How do we appreciate wine?
One of the most important aspects of taking a wine course is the opportunity to understand better what you like in wine so you have an easier time finding more wine to like. That seems pretty straightforward, but it’s a concept with layers. There is understanding the elements of wine and understanding how they go together; there is understanding personal preference as an element separate from the “chemistry” of wine, and then, there is the incredibly nuanced skill at remembering what you taste.
The elements of taste
Taste is inextricably linked with two things: smell and memory. The taste buds on our tongues can only sense sweet, sour, salty and bitter - it is the sense of smell that fills in all the gaps to make that slightly salty and very sour prickle on the tongue recognizable as lemon juice. Try tasting a glass of wine while holding your nose and you’ll see how dependent you are on your sense of smell. Try doing it blindfolded and it’s even harder because we are also dependent on our vision!
Aromas and flavors become increasingly easy to pin down as you gain more experience tasting wine because you build up a mental equivalent of “muscle memory” - associations that help you remember an elusive smell. Those associations are powerfully linked to memory. I can “know” that strawberry is a bit fuller and less acidic, less metallic and less green/herbal than the very similar aroma of raspberry. However, what seals the association for me is actually a memory from childhood, when I was learning to cook with my great-grandmother and we picked strawberries and cooked them into jam. The heady aroma of cooked strawberry is baked into some part of my brain and I think I draw on that memory as much as my knowledge of the chemistry of aroma when I sense strawberry in a glass of grenache, or recognize it in the background in a pinot noir.
Familiar vs. Out of Context
Differentiating the aromas of strawberry and raspberry is very easy when you are looking at the fruit, but blindfolded with only your nose to guide you, it’s a different prospect altogether. This part takes practice, just as telling lime from lemon and lemon from grapefruit takes practice. These are all fruits most of us encounter regularly and we can easily make the jump from a fruit bowl in the morning, or strawberries on cereal or a lemon wedge to squeeze on fish to finding that aroma in a glass - the context is similar to smelling a wine glass. It’s a different matter when you are smelling something out of context - say, picking up green pepper or freshly cut grass when you smell a glass of sauvignon blanc, or leather or rose petals or tar when you are smelling a classic nebbiolo.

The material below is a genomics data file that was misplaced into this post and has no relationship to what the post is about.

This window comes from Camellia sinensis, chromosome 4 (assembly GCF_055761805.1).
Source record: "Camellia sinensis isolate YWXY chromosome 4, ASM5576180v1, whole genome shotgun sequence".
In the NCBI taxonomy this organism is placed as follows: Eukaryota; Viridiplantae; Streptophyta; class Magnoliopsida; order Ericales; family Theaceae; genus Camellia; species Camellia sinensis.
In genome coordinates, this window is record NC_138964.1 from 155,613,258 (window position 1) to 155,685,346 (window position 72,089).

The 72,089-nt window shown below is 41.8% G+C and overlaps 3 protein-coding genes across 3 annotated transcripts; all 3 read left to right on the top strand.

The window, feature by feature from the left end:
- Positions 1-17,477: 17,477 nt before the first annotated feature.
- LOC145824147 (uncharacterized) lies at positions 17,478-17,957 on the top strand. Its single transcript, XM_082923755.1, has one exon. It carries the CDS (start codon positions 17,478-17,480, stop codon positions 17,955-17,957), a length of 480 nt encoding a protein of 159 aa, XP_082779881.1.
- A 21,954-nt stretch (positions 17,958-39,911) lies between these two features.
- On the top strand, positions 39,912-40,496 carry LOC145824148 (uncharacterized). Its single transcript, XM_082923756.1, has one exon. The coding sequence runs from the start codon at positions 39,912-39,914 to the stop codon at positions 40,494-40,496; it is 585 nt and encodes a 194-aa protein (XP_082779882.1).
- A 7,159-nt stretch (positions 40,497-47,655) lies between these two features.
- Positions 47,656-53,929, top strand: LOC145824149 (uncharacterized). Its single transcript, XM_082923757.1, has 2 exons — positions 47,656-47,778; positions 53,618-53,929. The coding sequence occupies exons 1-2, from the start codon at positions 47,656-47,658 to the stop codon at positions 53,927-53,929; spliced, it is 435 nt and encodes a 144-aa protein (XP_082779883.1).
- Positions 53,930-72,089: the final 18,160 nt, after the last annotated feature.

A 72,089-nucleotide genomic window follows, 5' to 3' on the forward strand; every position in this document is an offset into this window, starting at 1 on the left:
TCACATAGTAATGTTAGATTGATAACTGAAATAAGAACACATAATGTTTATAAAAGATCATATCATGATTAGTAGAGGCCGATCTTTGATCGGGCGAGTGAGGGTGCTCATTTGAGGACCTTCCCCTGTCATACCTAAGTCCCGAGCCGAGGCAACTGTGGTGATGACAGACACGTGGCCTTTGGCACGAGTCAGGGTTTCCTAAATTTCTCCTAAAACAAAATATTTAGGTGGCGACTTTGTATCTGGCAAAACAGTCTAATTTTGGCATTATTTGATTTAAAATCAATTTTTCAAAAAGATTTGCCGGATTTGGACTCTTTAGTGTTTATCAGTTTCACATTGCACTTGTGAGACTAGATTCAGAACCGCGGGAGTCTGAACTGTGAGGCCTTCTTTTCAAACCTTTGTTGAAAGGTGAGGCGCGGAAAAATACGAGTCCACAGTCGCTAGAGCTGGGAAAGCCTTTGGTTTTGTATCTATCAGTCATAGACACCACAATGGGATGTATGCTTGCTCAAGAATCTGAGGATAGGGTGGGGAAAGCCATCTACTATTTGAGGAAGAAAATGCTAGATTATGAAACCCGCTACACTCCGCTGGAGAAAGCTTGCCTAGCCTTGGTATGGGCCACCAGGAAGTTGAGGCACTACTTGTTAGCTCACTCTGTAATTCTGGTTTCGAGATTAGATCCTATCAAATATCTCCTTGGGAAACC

Then too, individual experiences play a big part in this process. What I may interpret as golden apple may strike you more as pear, especially if you haven’t eaten a lot of apples but had pears when you were young. I have Cuban friends who insist the fruit I call a lime is in fact a lemon, because in Spanish it is a “limón.” The yellow lemon I know so well doesn’t really exist in Cuba. When pressed, a Cuban Spanish-speaking friend (and often, my editor) allows that she will call it a “yellow lemon” (which to me is redundant) or, in a pinch, a “limón amarillo.” Trying to distinguish citrus aromas with these friends is quite an adventure over a bottle of wine!
My best advice? Spend a little extra time in the produce section of your favorite market. When you cut up vegetables for lunch or dinner, keep a piece aside to smell in isolation later. Look up aroma associations for favorite grapes, and have some of those associated items on hand the next time you have a glass of wine - have a plate with green pepper, asparagus, grapefruit peel and a little bit of passion fruit nectar nearby when you get out your next bottle of sauvignon blanc. You will have fun (despite the curious looks from your friends and family) and you may be surprised at how quickly your are able to make associations in the future.
Then, join me for a wine course and I’ll help you add some structure to the process, as well as help you with the completely learnable skill of taking good tasting notes that will help you dramatically in finding more wine to love! I'll also show you how another kind of memory comes into play - a few examples in my next post on Thursday.